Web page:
Unless you have been living under a rock for the last 15 years, it is unlikely that the hype around EDM (electronic dance music) has evaded you. Yet, the definition of the acronym is a little less well-known and largely depends on who you ask.
While some proclaim that EDM is not a genre, others can place it well in the evolution of dance music. Here, we will outline how EDM came to be by looking at its history and integration into popular music culture to clear any confusion.
What is EDM music?
Danceable electronic music predates the term EDM by decades. Even though, in essence, that is what EDM is; electronically produced music, made with digital and analogue equipment, designed to build the euphoria raves, nightclubs and festivals. However, it is important to see EDM not as a genre but as a clever feat of commercial branding instead.
For context, here is a little history. The roots of electronic music go as far back as the 60s, a time when electronic soundscapes started to transpire from dub, electro-pop and hip hop. Even when house music was born in Chicago in the 80s and trance and techno started taking Europe by storm in the 90s, EDM still had a while to wait before it arrived on the scene.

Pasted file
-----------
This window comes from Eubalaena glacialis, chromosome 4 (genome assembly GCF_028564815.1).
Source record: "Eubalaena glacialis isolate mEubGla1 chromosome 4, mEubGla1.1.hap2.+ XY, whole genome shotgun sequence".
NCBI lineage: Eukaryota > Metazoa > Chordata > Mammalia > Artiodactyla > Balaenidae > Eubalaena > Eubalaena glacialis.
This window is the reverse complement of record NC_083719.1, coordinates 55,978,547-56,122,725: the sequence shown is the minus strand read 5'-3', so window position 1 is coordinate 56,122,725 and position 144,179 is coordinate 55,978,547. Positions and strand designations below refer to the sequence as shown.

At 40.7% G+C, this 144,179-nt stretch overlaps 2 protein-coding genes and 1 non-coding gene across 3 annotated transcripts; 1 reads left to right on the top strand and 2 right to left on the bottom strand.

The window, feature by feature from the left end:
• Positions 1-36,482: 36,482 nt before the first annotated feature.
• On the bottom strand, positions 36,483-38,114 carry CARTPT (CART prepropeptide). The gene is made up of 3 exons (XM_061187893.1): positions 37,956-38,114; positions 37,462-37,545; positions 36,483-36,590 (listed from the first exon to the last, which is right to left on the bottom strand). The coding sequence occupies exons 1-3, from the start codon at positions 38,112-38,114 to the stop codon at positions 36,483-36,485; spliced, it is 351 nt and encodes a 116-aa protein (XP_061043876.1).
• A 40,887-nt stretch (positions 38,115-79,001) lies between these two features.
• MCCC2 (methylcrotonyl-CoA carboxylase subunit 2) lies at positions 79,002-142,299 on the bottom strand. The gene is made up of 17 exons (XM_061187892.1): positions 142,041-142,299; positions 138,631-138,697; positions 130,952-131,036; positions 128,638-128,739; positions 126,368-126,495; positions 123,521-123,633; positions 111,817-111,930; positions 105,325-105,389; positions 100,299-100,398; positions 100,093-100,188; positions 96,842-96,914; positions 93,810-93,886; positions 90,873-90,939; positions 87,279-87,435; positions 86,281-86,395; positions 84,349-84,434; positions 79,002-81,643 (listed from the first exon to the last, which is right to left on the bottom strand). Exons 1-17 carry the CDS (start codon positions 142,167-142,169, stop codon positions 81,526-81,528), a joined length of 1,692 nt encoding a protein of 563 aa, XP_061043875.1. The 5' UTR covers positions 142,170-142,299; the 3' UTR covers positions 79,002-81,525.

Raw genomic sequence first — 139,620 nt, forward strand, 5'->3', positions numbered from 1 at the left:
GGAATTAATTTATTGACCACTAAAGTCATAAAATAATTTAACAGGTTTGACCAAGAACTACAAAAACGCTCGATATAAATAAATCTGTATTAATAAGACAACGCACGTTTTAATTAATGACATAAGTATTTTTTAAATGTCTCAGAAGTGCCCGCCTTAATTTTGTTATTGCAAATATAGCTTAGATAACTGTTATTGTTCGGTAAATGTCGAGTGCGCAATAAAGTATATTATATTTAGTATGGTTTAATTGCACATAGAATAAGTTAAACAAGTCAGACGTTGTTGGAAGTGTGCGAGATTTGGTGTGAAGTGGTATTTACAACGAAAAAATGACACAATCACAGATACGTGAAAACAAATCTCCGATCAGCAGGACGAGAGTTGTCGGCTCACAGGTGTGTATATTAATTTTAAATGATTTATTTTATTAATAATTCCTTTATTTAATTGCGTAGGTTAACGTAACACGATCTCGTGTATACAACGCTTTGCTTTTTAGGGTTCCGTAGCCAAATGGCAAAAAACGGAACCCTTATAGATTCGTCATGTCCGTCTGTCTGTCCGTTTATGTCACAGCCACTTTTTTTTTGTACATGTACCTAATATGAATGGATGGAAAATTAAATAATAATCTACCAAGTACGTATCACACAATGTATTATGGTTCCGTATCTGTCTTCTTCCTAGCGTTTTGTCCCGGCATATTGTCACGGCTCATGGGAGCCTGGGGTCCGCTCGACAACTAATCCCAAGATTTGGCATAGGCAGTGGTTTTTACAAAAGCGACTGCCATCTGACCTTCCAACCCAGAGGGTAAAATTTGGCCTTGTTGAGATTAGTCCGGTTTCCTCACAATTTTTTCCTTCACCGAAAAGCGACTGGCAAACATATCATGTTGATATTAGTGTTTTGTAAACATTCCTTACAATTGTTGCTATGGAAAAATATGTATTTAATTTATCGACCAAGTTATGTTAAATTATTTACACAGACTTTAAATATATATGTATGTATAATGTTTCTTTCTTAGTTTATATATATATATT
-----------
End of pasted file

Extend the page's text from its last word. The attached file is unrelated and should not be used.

In the 80s and 90s, club culture took off in a big way; across Europe and the US, house music started to build thriving underground scenes free from commercialisation and big-label influence. Rave culture, which was synonymous with ecstasy, gurning smiles and dayglo clothes, simply wasn’t very marketable – until branding magic was worked upon it.
Fast forward to the 21st century, American music industry moguls and media execs started to push the term EDM in an attempt to rebrand rave culture into a much more PG one and cash out on it. By the early 2010s, techno, house, electro, and dance-pop became lumped together in a more marketable package, and the likes of David Guetta, Daft Punk, Tiesto, Skrillex started to gain cult followings. The Grammy award-winning artists led the way for even more big-name artists and DJs, including Martin Garrix, Steve Aoki and The Chainsmokers.
Of course, rather than allude to the mainstream hijacking of dance music culture, music magazines such as MixMag, attempted to sell EDM as a genre of its own, by describing it as drop-heavy, fist-pumping, and stadium-filling – emphasis on the stadium-filling. In the 80s and 90s, free parties and raves were integral to the communities created by EDM artists and fans. After the turn of the century, major festivals designed to appeal to electronic music fans cost hundreds of pounds and made the festival organisers millions.
And there we have it, the definition of EDM music is more of an explanation of music capitalism. But with that in mind, EDM music blogs and grassroots scenes are still leaving the power within the community for all artists choosing to define their music as EDM.